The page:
How to make mistakes and lose a race

Saturday I ran the ICY-8 Hour race put on by Alex and Scott. The race consists of an 8 mile loop or a 4.7 mile loop. And racers run any combination of the loops to try to maximize your mileage in the 8 hour time limit. Every time you come to the aid station you shout out whether you did a long loop or a short one and then at the end they tally it all up. Really, the only rule is you have to finish the last loop before the end. No partial laps will count.

In the few days before the race I had dissected the past results, records and the course to see what it would take to win it and what it would take to beat the course record of 54.1. I thought the course record was well within my potential and that I’d give it a try. If I ran 7 large loops, I’d do that no problem. Simple enough.

The weather lived up to the name of the race, and I had icicles in my beard throughout the entire race. Alex sent us off at exactly 7:30 am and a group of 6 or 7 of us ran pretty much the entire first loop together. Everyone opted for the 8 mile. We had to run the first loop clockwise but after that it was a free for all. Any loop, any direction. Also in the lead group was a kid named Brian Q who is friends with my little sister and wanted to get into ultrarunning. He’s 18 and a senior at Brooke Point. He’d never run further than 20 miles before and thought he’d come out and see what he could do.

When we got back to the aid station I grabbed some gels and left within about 10 seconds. I ran alone the rest of the day never knowing what loop anyone what doing, who was leading, where I was in the standings, etc. I’d pass people throughout the day, sometimes going the same direction, sometime crossing paths, but the entire day was a mystery. All I could do was run hard for the allotted time, stick to my plan and hope it worked.

I finished 4 long loops adding up to 32 miles in about 4:17 and came into the aid station feeling good. I shoved my face with a bit of pb and j so I didn’t get hungry and bolted back to the trail. About a half a mile from the aid station I realized I hadn’t grabbed any gels. It was a stupid mistake and I shouldn’t have made it, but I wasn’t about to run back to the aid station and sacrifice that time. I had to decide whether I would still run the 8 mile loop and risk getting behind on my nutrition or if I should just run a short loop and then get back to the aid station sooner. I opted for the short loop.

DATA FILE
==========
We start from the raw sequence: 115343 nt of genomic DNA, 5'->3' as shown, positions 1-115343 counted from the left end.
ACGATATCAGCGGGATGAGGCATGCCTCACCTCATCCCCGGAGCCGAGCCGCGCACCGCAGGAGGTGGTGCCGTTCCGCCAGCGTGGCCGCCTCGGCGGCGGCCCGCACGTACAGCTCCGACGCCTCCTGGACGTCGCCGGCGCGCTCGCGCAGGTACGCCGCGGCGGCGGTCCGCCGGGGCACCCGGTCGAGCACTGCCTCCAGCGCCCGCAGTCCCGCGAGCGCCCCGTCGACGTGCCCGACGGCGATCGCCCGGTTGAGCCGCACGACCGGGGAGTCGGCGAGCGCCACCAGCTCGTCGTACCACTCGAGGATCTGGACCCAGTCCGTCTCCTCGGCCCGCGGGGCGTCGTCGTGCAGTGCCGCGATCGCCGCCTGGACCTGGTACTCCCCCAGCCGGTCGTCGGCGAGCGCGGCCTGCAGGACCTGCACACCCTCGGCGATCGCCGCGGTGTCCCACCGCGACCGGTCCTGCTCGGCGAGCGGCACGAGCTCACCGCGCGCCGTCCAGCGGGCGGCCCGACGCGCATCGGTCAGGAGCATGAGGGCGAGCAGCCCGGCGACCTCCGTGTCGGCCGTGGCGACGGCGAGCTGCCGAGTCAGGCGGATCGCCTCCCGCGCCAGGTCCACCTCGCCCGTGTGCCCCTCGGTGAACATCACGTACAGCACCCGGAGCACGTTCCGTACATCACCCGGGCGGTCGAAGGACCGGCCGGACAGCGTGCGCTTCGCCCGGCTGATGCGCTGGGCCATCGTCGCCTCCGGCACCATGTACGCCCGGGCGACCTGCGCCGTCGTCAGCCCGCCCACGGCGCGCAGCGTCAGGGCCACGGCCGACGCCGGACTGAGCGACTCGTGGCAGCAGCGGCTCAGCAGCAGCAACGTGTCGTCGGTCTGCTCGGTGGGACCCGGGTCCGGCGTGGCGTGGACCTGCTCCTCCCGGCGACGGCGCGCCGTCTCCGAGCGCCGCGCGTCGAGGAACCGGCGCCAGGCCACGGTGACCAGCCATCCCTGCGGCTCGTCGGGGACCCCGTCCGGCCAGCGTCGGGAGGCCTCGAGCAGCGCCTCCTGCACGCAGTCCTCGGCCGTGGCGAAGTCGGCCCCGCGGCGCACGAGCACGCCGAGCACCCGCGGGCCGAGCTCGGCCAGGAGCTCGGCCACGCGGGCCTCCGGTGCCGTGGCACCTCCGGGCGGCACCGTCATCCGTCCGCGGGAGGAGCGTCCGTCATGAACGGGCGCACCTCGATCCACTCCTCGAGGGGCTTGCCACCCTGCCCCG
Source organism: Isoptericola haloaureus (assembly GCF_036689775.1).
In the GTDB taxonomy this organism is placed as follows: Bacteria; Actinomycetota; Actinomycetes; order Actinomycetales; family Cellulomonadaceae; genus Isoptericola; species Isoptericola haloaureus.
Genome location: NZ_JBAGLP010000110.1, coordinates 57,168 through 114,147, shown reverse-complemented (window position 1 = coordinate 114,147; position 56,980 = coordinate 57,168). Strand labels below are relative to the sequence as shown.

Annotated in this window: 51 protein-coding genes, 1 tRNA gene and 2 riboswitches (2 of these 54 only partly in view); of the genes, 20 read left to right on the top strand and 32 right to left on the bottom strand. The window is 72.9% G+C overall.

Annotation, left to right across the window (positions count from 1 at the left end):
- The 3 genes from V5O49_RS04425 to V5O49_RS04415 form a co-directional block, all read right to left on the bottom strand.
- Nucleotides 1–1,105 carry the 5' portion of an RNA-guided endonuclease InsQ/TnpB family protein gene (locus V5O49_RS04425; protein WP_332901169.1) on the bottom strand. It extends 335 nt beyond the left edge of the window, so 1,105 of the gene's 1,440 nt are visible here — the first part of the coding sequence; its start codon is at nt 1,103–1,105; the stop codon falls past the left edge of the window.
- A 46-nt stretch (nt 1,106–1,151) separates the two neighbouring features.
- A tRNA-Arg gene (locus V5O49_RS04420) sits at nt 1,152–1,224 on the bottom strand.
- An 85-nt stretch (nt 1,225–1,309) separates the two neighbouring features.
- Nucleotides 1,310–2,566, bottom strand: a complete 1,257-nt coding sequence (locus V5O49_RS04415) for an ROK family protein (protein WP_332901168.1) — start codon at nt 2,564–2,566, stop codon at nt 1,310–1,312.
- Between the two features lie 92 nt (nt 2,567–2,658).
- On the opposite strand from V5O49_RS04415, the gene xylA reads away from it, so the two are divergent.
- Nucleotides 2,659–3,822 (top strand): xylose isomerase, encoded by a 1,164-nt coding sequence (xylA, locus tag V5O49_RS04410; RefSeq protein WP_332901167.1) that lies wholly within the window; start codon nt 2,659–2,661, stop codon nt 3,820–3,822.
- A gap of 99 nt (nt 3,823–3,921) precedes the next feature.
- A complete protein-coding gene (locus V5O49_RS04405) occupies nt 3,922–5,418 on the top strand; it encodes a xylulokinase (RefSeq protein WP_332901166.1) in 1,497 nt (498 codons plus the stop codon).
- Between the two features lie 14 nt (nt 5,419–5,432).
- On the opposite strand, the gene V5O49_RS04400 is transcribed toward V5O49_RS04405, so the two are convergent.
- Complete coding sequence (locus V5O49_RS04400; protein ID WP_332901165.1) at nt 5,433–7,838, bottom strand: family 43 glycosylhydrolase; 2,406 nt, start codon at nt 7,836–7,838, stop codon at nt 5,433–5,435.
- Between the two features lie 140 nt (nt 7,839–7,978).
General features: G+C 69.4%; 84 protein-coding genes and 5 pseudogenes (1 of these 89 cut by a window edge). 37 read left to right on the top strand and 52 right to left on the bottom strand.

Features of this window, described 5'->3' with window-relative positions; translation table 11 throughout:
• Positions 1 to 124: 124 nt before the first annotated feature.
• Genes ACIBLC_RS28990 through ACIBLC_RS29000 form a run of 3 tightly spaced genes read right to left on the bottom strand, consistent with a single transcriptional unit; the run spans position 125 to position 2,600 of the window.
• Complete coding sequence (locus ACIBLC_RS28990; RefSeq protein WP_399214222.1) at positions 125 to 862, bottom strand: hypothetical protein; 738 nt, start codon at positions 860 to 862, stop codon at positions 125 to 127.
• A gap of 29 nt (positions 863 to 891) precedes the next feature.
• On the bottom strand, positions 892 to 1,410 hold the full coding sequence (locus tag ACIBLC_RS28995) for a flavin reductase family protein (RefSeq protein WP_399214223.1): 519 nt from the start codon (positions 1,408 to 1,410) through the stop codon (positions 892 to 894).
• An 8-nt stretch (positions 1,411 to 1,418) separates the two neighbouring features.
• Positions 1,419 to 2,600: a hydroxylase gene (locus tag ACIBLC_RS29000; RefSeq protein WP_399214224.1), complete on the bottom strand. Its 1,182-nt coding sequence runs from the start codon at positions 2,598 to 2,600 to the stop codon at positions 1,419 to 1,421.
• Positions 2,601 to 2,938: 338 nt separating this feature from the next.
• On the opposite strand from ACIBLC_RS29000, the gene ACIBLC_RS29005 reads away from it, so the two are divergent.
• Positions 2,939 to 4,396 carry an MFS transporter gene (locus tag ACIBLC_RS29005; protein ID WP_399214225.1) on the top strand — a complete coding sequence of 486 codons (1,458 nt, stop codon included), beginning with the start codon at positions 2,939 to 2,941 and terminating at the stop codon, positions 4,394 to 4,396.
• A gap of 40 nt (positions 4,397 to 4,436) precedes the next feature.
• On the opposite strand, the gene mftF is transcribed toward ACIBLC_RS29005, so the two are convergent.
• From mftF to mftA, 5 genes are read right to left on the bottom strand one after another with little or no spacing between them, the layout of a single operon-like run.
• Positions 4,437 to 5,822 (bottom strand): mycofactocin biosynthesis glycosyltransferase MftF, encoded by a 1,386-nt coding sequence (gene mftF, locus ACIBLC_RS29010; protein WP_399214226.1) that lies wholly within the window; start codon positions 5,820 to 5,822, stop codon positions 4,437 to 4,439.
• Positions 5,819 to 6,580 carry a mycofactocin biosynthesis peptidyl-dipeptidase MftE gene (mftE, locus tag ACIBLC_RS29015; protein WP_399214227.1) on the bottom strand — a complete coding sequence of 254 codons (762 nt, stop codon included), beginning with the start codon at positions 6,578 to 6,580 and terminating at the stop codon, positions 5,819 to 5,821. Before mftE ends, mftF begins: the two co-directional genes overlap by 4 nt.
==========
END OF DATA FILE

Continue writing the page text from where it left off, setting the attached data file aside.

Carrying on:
The whole time I was running that loop I was doing math, trying to figure out in my head if I stayed on the current pace, what I’d have to do to still run the mileage I wanted. I figured that upon finishing the short loop I was on, it would be about 12:30, meaning I’d have 3 more hours on the nose until the end. If I could run two more long loops and one more short loop, I’d snag the mileage I needed.  

Everything seemed to be falling into place. I wasn’t fatiguing, I was running steady, the weather was cold, but not bitter.

The last long loop took a few minutes longer than expected but at that point I had run 52.7 miles and had 35 minutes to cover the last 4.7 mile loop. I reached the aid station and bolted without grabbing any more water or gels. I wanted to go as light as possible for a final push.

After running pretty hard all day, the mid-section of the loop was difficult for me, and as I started to calculate what I’d need to do, I knew it was going to be close. At the “one mile to go” sign, I had 4 minutes before 3:30. I’ve never run a 4 minute mile and quite frankly, I’m not sure I ever will…especially after running (at that point) 56.4 miles. At 3:30 on the dot, I realized that lap wouldn’t count so I stopped sprinting and even walked a bit, finishing the last lap 4 minute over the cut off.

I had a fun day out there and cannot say that I didn’t try hard for it. 57.4 miles in 8:04. 52.7 of those miles counted landing me in second to a guy who’d done mostly short loops and ran 53.6 miles. Should’ve stuck to the plan. It’s bitter-sweet but in all it was a good day and a good training run for Massanutten…even though it was pretty flat comparatively and not technical. Alex and Scott put on great events and I’ll definitely be back for more.
Plus! My friend, Brian Q, ran 38 miles for his first ultra-distance event! He seemed to have fun too, which is even better.